The Life of John Lorne Campbell of Canna by Ray Perman

Tag: John Lorne Campbell (page 1 of 2)

Canna whisky tasting

When I was researching John’s story I came across unopened bottles of long-forgotten brands of whisky in his desk, relics of the SS Politician which foundered on Eriskay in 1941. Now, revising The Man Who Gave Away his Island for a new paperback edition, I am intrigued to find how often whisky works its way into the book. Perhaps that’s not surprising. As Addicted to Pleasure, Brian Cox’s diligently researched documentary records, Scottish history is saturated with uisge beatha, which no doubt accounts for the potent blend of fact and fantasy in so many stories.   Read more

A return to Fiesole

A view of Florence from Fiesole

A view of Florence from Fiesole

The No 7 bus takes only 15 minutes to climb the hairpin bends from Florence to the hilltop town of Fiesole, but when you arrive you are in a different world. The heat and bustle of the city are left behind and although the market square is busy, the Via Vecchia Fiesolana, a narrow lane between high walls a few yards away, is quiet and cool.

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Midsummer wedding and burial on Canna

misty view across Canna

In the bleak midsummer

On another bleak midsummer John’s remains returned to Canna. By poetic coincidence his coffin made the journey on the Loch Nevis in the company of a wedding party. And now long friends of Canna, Gordon and Julie Galloway return to the island every June to celebrate their anniversary.

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A short story for Valentine’s Day

There was an inevitability about the meeting of John Lorne Campbell and Margaret Fay Shaw; their paths and their interests had been intertwining for years. Several times they had been in the same place at the same time, but had not met until a wet night in 1934, when he took the Lochearn to South Uist to address a meeting of the Sea League.  Read more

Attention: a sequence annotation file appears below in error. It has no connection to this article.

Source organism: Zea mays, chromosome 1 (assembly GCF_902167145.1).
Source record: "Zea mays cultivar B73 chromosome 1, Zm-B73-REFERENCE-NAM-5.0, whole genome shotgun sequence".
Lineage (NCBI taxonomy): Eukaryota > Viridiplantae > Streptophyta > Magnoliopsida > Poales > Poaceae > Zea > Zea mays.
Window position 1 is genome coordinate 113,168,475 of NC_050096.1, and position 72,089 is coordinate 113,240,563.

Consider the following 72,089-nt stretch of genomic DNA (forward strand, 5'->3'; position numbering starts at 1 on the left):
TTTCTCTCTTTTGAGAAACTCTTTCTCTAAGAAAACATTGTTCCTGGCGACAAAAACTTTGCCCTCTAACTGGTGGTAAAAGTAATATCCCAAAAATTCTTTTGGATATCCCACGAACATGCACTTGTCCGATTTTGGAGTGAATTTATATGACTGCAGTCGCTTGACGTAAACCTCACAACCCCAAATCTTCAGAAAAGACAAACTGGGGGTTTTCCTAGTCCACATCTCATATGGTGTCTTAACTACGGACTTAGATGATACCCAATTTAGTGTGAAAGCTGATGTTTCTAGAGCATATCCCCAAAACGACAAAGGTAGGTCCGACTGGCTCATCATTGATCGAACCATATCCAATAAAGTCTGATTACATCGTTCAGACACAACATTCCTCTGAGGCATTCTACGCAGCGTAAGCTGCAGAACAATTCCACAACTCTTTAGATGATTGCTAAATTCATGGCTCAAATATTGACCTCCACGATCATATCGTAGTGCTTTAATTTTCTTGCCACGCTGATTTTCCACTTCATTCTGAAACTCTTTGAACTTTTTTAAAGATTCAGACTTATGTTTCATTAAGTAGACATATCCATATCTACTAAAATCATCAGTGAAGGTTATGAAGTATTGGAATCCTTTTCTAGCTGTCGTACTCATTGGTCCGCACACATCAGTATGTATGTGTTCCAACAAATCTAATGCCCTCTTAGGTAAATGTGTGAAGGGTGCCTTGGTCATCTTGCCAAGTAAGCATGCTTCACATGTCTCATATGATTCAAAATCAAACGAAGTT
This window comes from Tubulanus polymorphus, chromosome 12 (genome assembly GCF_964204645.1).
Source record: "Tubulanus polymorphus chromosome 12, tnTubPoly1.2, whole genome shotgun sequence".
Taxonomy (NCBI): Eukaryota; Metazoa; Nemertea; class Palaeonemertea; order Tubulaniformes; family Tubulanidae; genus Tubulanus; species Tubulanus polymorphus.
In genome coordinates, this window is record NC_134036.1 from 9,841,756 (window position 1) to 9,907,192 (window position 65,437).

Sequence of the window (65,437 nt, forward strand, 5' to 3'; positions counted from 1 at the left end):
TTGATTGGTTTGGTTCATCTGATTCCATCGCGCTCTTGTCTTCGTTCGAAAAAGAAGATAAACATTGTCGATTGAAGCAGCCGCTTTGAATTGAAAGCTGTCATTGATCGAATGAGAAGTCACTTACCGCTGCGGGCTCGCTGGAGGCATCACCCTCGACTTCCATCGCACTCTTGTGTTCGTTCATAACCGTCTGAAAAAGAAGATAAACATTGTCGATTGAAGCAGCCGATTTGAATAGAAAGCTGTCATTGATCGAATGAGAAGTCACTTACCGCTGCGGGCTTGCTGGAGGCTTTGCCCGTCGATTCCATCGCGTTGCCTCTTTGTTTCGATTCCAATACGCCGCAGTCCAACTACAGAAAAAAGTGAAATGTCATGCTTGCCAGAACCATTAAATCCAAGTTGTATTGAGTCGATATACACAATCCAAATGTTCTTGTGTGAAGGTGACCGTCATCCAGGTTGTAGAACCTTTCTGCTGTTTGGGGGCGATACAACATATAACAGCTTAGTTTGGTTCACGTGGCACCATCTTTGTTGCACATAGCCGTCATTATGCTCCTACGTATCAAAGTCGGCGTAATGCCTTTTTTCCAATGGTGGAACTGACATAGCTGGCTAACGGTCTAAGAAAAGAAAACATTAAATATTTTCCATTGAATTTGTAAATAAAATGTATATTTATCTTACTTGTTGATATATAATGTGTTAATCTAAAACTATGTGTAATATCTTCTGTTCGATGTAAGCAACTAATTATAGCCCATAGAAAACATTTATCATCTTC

Strange things

Interesting to see that this year’s theme for Faclan: The Hebridean Book Festival, is An Dà Shealladh, or Second Sight, although how Alistair Darling snuck in there I don’t know. The former Chancellor has a holiday home in Lewis, as well as a new book to promote, but doesn’t seem to have inherited any of his ancestors’ gift of foretelling the future. If he had, perhaps he might have avoided the banking crisis.

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Modernising Canna farming

Canna in 1938 by Margaret Fay Shaw

In the 1930s it wasn’t that unusual for wealthy men to buy up whole islands, but John Lorne Campbell was an unusual young man.

A nice surprise in the post, a review in Farming Scotland Magazine which,  not surprisingly, concentrates on John’s modernisation of the farm on Canna. Interestingly, it also highlights his essential belief that efficiency must go hand in hand with wildlife conservation and sustainability.

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Canna questions

Today’s story in the Guardian moves me to write a letter to the editor.  Severin Carrell’s report on the sudden depopulation of Canna draws attention to the difficulties of living in a small, remote community and the problems facing the National Trust for Scotland.   The problem as always centres on land ownership.